KWS prepares for elephant census
23 January 2014, 16:49
Nairobi - The Kenya Wildlife Service (KWS) and various
stakeholders plan to carry out an aerial census of elephants in the
expansive Tsavo-Mkomazi ecosystem early next month.
KWS said the results of the Feb. 4-10 exercise will help policy
makers and park management make sound decisions on resource allocation
for security operations and conflict management.
"The census will be aimed at establishing the populations, trends and
distribution of elephants as well as map out human activities inside
and outside the protected areas," KWS Corporate Affairs Manager Paul
Udoto said in a statement on Thursday.
According to Udoto, common challenges facing Tsavo's management are
poaching for ivory, human encroachment and habitat destruction,
human-elephant conflict, livestock incursions into the Parks, and the
adverse and emergent effects of climate change such as severe droughts.
The six-day total aerial census for elephants and large mammals was
co-funded by the KWS and the International Fund for Animal Welfare
(IFAW), Daphne Sheldrick Wildlife Trust, Monitoring of Illegal Killing
of Elephants, Africa Elephant Fund, Save the Elephants and Tsavo Trust.
The statement said a number of pilots have also volunteered to join
the exercise conducted every two years. Tsavo ecosystem censuses have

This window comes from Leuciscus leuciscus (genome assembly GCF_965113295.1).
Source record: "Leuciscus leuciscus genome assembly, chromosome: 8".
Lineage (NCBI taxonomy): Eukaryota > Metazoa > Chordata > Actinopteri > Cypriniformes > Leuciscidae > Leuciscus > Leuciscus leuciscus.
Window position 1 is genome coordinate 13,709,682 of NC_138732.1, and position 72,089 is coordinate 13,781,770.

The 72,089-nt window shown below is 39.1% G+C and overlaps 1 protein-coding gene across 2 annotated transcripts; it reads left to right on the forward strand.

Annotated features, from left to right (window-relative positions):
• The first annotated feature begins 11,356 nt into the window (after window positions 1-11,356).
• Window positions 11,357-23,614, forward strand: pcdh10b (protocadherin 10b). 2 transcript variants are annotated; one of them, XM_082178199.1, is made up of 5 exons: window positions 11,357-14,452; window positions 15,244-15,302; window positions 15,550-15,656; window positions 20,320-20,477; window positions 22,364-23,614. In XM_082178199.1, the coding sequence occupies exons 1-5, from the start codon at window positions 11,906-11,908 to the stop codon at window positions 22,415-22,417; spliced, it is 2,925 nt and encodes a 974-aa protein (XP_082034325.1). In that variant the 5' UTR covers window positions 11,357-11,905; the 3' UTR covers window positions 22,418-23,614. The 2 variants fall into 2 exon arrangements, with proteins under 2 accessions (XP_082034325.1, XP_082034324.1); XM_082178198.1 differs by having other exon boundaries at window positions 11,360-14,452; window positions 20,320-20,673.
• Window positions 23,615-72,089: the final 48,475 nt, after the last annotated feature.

been conducted every three years since 2002.
Previous aerial census in 2011 in the same area showed that the
elephant population stood at 12,572 up from 11,696 recorded in the last
census in 2008.
KWS had then attributed the decline in growth rate to the severe
drought Kenya suffered in 2009, which claimed hundreds of young and aged
"The elephant is Kenya's flag-ship species and so its distribution
and condition is a good indicator of the status of our wildlife," said
The Tsavo census usually covers Mkomazi in Tanzania, Tsavo West,
Tsavo East, Chyullu Hills national parks, South Kitui National Reserve
as well as the outlaying areas of Taita ranches and Mackinnon area in
The Tsavo ecosystem is critical for elephant conservation as it is
home to the largest population of elephants and covers approximately
four per cent of Kenya's landmass.
The fluctuation of Tsavo's elephant populations over the decades has had significant impacts on the ecology of the ecosystem.
In 1967, the ecosystem had some 35,000 elephants while about 5, 400
individuals were left in 1988. Heavy armed poaching and severe drought
were responsible for this rapid decline.
However since the 1990s, concerted efforts by KWS and other
conservation partners have seen elephant populations steadily increase
to the current status.